There is more natural light in a dozen submarine movies I could name than in director Francis Lawrence’s Hunger Games: Mockingjay, Part I. Just where you wanted to spend the holiday season: in a concrete bunker.
Katniss (Jennifer Lawrence) is now part of an underground guerrilla army, with her refugee mother and daughter sharing her concrete cell. Also interred is Katniss’ Heathcliffean pal Gale (Liam Hemsworth), kept strictly in the friend zone, with a kiss or two to keeps his hopes up.
The rebels want to use Katniss in a “proppo” (propaganda) video. Their leader, President Coin (Julianne Moore, with a silver Emmylou Harris haircut), takes meetings with her advisers, the (late) schemer Phillip Seymour Hoffman and cyberhacking expert Jeffrey Wright.
Mockingjay is not for people who feel Katniss Everdeen is at her best running around shooting arrows. It’s about the war for her mind—a little difficult to make into cinema, since Katniss, like many action heroes, displays her character by what she does.
The future may have technical sophistication, but the film presumes that politics and propaganda haven’t increased in subtlety since the 20th century. Worse, the dastardly President Snow (Donald Sutherland) and grim Coin are equally blind to an essential part of governing: the importance of withholding information.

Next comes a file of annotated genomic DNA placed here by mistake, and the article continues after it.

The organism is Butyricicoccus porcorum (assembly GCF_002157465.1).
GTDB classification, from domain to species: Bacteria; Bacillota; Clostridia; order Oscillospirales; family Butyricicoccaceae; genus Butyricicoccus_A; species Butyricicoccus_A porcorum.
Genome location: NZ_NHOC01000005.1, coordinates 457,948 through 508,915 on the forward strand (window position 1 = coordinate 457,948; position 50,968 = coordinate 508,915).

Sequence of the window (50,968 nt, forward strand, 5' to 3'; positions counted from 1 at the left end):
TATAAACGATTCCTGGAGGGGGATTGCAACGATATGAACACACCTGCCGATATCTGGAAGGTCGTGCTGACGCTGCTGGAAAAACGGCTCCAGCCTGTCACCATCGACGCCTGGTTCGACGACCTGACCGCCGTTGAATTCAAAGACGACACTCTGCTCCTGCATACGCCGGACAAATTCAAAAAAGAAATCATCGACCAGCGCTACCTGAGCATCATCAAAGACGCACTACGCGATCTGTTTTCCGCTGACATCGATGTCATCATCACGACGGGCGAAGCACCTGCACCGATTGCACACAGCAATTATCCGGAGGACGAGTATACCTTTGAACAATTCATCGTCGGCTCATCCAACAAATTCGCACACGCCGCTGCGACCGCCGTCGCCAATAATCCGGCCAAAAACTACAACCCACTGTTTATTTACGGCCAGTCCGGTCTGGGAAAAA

The keenest dominant-paradigm hatred is displayed, as always, by Stanley Tucci as the TV host manipulating the poor dumb blonde hostage Peeta (Josh Hutcherson). Tucci has his revenge. Lawrence, shot in iPhone-ready closeups, seems distracted. She should be, since Katniss watches this movie about herself on television in the bunker.
This is the last of Philip Seymour Hoffman, and he evinces boredom, mostly. He has a fine last scene. When Moore addresses her troops, he smirks coolly, silently mouthing the speech he wrote for her, as she delivers it word for word.
‘The Hunger Games: Mockingjay, Part I’ is playing in wide release.